The West That Never Existed

The West That Never Existed

The 1950’s seemed like a golden age.  Lots of jobs, the U.S. Ruled much of the world, and television built a myth of stability, prosperity, and a bright future for everyone.  the myth came from relative prosperity and the ubitiquous westerns on television promoting a life that never existed.

The 1960’s brought social upheaval accompanied by a growing shift in how people made their living.  Steel mills closed, imported cars were on the roads, and computer-driven automation started taking industrial jobs.  The word Yuppie became a term of derision, but the Yuppies were the wave of the future.  They possessed education and a skill set many people could or would not obtain.

The skilled trades fell out of favor. It is college or else.  The trade jobs are filled the way they have always been filled, by immigrants.  This time however, the immigrants are not easily assimilated Europeans.  They are Latin, and and bring their culture with them.  Many are just not as interested in assimilating, and many are undocumented.

All this change leaves a huge segment of our society out of the good life.  Many are rural, where big mechanized farms haven taken jobs.  Many just do not have social and intellectual requirements to move into the new economy.  What’s left?  Low-paying service economy jobs, often for an out of date minimum wage inadequate for one person, let alone a family.  It is hard to build a life mowing lawns and doing kitchen work.  Much of the time jobs that used to be stepping stones have turned into dead ends.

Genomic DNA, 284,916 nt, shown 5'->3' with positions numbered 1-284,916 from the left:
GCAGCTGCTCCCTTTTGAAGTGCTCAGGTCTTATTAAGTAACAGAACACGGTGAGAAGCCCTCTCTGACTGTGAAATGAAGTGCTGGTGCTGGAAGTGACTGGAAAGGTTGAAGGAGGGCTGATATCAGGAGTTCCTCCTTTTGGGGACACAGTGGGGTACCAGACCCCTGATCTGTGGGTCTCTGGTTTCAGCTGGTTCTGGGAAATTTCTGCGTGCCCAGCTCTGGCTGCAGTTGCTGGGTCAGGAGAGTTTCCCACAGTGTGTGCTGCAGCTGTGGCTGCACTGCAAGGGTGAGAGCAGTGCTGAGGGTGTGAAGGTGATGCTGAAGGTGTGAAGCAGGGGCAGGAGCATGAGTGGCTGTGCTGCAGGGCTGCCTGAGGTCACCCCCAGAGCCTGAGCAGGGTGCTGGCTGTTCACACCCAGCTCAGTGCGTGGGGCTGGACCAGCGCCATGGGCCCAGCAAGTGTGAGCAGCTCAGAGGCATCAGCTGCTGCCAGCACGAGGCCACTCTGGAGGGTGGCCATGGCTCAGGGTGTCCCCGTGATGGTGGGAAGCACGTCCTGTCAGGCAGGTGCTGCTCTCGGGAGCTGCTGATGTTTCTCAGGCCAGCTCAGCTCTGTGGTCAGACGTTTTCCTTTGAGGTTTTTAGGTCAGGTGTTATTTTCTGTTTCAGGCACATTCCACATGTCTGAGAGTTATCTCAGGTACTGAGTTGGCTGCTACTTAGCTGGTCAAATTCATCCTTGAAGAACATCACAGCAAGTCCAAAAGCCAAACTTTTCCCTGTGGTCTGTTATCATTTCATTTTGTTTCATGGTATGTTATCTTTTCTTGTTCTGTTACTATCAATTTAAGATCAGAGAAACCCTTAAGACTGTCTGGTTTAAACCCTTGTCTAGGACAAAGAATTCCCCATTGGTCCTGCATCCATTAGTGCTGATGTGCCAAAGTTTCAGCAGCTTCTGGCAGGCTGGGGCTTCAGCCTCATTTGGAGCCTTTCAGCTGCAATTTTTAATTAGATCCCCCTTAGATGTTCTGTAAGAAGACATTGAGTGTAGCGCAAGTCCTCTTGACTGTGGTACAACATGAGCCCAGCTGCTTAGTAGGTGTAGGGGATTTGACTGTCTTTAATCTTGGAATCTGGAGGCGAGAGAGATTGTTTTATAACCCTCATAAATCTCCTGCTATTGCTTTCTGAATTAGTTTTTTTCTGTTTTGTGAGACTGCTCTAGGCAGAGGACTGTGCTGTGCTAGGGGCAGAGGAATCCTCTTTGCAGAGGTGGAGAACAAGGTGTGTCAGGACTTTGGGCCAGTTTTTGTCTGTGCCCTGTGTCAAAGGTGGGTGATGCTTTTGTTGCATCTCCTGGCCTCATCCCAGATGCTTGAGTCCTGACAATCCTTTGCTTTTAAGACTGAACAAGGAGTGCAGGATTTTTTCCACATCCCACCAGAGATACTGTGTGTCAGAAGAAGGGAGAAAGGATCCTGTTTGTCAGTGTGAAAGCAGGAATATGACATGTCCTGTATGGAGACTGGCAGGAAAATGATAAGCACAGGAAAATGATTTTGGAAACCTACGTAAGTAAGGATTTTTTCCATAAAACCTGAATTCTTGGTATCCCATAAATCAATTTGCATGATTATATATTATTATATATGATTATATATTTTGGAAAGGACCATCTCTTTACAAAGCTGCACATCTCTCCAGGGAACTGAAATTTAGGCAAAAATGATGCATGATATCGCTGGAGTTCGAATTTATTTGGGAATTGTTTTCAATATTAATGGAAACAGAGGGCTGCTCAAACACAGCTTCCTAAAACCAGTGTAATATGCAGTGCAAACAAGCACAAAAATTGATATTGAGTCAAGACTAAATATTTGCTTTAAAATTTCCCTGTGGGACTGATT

The trouble is just beginning.  Those people marginalized by an economy where they don’t fit can be radicalized and turn to violence and terror or Donald Trump, which may be same thing.  The discontent is just not with the marginalized working class.  There are lots of well-educated people from middle class families making pizzas and living in their parents’ basement.  They thought they were doing the right thing going into debt to get an education and found nobody wants them.

This is still a rich country.  There is a huge imbalance in the distribution of wealth which has to change.  The change agent must be government.  A true progressive tax structure and an end to the massive influence of special interests in government are desperately needed.  The nation has the resources to provide everyone with an income providing them some dignity and the flexibility to enhance their station in life.  Given a decent income, most will seek ways to do even better.

We will always have the wealthy and the poor.  Now, there is too much concentrated wealth for a few and too many poor.  Trying to revert to an American utopia which never existed will only add to social instability.

Happy Days Are Here Again

Happy Days Are Here Again